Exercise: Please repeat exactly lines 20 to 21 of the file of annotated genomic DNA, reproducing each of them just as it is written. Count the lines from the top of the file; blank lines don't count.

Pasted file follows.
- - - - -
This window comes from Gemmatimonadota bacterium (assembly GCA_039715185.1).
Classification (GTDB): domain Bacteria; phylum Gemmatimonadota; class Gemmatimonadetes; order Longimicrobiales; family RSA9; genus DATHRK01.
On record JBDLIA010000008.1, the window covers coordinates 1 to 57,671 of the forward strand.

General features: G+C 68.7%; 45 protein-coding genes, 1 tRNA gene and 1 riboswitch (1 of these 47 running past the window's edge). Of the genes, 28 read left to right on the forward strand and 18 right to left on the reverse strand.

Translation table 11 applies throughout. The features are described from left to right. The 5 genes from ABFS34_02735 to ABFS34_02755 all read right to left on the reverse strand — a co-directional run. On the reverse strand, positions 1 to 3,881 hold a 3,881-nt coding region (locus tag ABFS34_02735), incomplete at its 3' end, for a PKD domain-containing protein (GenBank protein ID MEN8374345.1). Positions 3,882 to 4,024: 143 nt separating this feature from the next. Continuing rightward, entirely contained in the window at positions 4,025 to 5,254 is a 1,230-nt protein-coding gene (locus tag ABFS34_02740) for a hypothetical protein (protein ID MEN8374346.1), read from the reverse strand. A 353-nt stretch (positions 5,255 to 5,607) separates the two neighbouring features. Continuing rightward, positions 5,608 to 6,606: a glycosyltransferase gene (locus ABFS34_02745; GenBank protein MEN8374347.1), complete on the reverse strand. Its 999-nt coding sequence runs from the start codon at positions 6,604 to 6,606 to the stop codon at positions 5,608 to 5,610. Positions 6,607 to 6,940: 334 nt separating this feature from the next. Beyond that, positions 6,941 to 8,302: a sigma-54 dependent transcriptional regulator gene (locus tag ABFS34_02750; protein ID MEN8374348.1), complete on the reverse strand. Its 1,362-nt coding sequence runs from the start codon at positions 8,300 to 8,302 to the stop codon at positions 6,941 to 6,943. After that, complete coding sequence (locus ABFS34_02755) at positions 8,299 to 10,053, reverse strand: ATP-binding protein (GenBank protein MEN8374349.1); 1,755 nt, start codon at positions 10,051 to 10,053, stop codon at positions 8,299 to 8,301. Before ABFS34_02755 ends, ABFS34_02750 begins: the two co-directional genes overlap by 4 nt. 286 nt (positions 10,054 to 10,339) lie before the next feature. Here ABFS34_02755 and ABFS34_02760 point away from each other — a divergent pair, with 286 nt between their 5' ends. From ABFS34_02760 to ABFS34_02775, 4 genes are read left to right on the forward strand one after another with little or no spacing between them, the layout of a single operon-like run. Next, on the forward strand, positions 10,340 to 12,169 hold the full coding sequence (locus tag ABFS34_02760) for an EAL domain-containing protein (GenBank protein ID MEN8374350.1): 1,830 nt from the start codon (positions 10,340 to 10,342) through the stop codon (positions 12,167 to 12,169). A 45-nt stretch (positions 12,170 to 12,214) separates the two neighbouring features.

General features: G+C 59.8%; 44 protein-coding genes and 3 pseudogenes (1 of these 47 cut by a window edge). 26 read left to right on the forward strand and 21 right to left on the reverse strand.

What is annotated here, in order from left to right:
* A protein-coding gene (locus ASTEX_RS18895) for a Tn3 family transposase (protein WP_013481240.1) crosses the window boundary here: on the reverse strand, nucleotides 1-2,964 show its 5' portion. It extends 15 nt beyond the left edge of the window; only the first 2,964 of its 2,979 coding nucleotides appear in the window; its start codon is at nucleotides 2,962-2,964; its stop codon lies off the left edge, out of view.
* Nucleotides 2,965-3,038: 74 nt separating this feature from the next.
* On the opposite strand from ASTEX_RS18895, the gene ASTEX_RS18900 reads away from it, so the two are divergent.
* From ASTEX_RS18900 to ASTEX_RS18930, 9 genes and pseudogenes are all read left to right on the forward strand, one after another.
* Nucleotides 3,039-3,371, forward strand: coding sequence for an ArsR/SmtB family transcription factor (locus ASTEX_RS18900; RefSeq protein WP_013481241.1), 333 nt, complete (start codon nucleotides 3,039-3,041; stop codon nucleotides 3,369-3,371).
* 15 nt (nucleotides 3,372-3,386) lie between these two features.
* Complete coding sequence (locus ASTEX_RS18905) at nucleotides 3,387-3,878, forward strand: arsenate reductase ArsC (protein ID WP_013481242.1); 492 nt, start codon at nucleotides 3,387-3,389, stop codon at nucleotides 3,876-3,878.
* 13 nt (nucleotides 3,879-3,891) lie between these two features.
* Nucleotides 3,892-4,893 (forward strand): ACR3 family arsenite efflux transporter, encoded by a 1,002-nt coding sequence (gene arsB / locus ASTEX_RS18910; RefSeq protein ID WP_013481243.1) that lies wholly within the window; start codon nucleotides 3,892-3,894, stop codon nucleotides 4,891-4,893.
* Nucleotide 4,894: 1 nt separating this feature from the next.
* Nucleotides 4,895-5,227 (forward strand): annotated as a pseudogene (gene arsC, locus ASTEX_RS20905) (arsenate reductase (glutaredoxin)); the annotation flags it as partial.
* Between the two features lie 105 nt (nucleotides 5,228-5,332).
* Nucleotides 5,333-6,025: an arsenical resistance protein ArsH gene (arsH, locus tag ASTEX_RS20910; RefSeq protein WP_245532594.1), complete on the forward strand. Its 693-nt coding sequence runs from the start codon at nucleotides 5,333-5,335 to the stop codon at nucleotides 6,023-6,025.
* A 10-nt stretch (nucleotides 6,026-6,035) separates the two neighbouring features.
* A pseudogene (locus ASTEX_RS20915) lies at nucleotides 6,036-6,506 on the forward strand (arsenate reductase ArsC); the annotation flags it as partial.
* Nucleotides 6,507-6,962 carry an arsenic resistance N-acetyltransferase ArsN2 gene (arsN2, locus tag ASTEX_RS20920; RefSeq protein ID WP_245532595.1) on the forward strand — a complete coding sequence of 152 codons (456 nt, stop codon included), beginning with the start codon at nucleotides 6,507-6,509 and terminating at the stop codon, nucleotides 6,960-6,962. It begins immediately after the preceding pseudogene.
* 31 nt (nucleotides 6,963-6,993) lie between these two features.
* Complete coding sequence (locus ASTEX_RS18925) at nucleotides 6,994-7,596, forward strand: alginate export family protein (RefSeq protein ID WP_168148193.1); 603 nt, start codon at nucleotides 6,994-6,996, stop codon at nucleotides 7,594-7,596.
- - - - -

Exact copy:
* Nucleotides 5,333-6,025: an arsenical resistance protein ArsH gene (arsH, locus tag ASTEX_RS20910; RefSeq protein WP_245532594.1), complete on the forward strand. Its 693-nt coding sequence runs from the start codon at nucleotides 5,333-5,335 to the stop codon at nucleotides 6,023-6,025.
* A 10-nt stretch (nucleotides 6,026-6,035) separates the two neighbouring features.